There are four main stabilizing ligaments of the knee that connect the thigh bone (femur) to the lower leg (tibia or fibula). These include:
- Anterior cruciate ligament (ACL): located in the center of the knee and prevents the shin from moving too far forward
- Posterior cruciate ligament (PCL): located in the center of the knee and prevents the shin from moving too far backward
- Lateral collateral ligament (LCL): located on the outside of the knee and prevents the knee from moving side-to-side
- Medial collateral ligament (MCL): located on the inside part of the knee and prevents the knee from moving side-to-side
The MCL is a thick and strong ligament that connects the femur to the tibia. It can be injured at its attachment to the femur, the tibia, or within the ligament itself.
The MCL is most commonly injured as a result of contact to the outside part of the knee with the foot planted, such as when an offensive lineman gets “rolled up” by another player from the side. This puts stress on the stabilizing ligament on the inside of the knee and can result in injury. Most MCL injuries can occur on their own or simultaneously with other ligaments in the knee.
MCL injuries vary widely in their severity, ranging from pain sprain or partial tear to complete tear or avulsion. Fortunately, the vast majority of MCL injuries can be effectively treated without surgery since the MCL has great healing potential.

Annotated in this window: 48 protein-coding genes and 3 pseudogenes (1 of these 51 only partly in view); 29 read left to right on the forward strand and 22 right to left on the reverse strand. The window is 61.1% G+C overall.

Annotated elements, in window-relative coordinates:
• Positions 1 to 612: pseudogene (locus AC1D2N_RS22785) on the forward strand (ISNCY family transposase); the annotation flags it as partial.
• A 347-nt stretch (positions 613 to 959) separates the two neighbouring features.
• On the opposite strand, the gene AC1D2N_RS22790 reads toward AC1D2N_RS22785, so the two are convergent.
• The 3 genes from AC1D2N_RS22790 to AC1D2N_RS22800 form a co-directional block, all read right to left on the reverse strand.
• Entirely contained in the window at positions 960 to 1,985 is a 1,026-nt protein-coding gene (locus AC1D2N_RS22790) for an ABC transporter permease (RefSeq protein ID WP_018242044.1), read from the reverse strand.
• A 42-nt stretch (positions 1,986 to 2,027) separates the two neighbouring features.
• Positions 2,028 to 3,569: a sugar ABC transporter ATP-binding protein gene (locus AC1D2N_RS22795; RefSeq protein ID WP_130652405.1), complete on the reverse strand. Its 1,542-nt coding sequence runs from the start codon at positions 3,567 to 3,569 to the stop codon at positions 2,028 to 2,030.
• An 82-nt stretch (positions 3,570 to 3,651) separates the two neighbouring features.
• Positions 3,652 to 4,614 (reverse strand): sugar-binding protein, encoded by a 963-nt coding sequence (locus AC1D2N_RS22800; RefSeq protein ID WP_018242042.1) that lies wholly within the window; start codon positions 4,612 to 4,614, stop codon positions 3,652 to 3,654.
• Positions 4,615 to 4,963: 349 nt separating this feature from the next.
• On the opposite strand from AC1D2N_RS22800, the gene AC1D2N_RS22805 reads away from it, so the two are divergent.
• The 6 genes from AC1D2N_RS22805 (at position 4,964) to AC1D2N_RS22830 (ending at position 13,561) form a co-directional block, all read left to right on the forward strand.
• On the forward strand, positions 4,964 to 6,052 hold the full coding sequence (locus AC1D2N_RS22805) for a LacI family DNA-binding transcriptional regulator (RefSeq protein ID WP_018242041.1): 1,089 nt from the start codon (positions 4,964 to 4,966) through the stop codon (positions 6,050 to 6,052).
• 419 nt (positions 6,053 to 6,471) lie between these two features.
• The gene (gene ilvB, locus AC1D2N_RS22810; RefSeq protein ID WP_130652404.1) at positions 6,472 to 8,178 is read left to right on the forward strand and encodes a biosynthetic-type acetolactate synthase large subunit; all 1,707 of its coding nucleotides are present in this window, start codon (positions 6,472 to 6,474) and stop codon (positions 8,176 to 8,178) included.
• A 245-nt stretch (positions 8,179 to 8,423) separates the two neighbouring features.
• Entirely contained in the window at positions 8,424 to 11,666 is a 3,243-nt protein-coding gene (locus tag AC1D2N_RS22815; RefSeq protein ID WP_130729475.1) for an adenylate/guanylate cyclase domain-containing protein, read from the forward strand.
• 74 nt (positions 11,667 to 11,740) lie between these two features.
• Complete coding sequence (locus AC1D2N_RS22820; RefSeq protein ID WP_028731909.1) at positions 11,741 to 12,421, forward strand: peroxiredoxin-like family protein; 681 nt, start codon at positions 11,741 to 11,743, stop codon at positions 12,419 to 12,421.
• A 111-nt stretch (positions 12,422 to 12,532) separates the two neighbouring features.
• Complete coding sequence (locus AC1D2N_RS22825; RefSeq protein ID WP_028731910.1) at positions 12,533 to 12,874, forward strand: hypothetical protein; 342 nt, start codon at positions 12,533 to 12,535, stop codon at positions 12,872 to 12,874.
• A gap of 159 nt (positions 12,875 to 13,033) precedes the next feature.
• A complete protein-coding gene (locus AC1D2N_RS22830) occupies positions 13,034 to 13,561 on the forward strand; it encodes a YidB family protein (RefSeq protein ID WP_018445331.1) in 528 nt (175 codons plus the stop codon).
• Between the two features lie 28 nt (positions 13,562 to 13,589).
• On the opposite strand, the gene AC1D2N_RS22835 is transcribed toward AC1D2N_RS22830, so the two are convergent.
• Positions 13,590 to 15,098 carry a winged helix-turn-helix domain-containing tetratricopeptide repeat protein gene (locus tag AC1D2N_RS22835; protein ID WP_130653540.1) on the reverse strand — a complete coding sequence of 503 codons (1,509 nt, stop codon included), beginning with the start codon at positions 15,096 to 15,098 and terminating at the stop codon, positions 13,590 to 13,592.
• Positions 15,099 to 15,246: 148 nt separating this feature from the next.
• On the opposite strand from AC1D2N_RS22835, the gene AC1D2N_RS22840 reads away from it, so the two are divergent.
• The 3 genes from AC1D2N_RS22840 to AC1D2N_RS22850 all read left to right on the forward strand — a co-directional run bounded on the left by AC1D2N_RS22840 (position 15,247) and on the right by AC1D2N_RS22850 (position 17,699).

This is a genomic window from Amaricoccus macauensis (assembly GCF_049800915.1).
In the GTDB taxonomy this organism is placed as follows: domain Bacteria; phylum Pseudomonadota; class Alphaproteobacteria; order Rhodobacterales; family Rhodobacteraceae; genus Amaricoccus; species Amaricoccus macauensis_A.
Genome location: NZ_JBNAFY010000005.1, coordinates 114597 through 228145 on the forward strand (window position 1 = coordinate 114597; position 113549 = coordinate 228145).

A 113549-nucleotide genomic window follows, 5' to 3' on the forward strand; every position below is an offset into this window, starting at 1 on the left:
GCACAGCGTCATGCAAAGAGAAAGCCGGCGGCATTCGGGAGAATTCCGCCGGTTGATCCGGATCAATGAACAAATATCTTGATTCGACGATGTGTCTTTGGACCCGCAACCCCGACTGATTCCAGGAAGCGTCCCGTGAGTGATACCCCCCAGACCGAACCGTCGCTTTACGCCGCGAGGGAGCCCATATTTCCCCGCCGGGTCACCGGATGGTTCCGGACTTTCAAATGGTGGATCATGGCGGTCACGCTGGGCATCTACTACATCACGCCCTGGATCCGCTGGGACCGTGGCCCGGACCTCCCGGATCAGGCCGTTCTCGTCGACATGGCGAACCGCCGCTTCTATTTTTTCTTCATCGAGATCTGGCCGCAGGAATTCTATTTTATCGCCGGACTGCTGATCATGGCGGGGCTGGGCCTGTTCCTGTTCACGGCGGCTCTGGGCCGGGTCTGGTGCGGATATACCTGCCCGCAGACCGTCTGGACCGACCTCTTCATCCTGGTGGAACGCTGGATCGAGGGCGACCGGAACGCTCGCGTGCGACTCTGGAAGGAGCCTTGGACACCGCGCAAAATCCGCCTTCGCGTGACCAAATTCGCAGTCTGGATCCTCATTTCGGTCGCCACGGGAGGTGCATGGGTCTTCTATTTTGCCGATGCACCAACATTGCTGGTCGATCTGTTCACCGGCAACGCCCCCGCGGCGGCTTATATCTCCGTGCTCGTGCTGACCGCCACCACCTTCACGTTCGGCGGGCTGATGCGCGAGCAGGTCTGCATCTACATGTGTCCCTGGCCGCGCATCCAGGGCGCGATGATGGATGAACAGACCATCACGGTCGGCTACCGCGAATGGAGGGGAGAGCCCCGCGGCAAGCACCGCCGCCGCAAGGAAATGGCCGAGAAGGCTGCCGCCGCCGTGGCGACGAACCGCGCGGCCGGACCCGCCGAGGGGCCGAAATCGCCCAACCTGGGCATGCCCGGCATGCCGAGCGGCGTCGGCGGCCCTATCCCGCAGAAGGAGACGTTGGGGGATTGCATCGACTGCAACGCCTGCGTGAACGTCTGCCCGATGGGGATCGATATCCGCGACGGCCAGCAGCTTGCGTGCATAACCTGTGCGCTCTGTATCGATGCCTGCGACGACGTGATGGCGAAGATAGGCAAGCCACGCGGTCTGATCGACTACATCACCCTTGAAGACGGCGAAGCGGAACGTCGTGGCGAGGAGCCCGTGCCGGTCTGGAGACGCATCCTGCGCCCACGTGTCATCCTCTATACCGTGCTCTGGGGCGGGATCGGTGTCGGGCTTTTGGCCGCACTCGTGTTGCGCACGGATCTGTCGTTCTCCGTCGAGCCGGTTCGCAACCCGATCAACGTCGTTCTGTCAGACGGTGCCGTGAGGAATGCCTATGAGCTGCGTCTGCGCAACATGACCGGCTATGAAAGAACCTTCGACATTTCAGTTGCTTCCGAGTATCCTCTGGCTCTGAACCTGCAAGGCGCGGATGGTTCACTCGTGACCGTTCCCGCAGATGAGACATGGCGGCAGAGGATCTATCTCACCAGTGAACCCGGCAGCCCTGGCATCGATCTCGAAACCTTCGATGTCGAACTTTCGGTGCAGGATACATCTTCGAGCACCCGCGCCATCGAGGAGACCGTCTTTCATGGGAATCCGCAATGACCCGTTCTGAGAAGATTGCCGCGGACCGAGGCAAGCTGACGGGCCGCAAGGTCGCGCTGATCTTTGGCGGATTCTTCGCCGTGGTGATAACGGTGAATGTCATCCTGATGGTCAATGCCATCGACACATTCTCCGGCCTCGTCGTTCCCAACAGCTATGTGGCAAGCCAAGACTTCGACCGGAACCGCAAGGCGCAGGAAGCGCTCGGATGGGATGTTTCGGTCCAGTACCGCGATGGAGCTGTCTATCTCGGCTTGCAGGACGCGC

Signs of an MCL injury may include pain over the inside part of the knee, swelling, bruising, pain with rotation of the lower leg (such as during pivoting), and a sense of looseness.
If you suspect an MCL injury, it is important to be evaluated by an orthopedic care provider so that the most appropriate treatment can be decided. Treatment is based upon severity and type of injury and may include:
- Simple activity modification
- Range of motion exercises
- Use of a brace for support during the healing process
- Potential surgery to repair or reconstruct the ligament in more severe cases
Dr. Samuel Taylor, Sports Medicine Surgeon, has developed a unique understanding of the demands and anxieties faced by injured athletes at all levels. His clinical expertise includes minimally invasive and reconstructive techniques of the shoulder, elbow, and knee. Dr. Taylor currently serves as Associate Team Physician for the New York Football Giants and team physician for the Fire Department of New York (FDNY) semi-professional football team.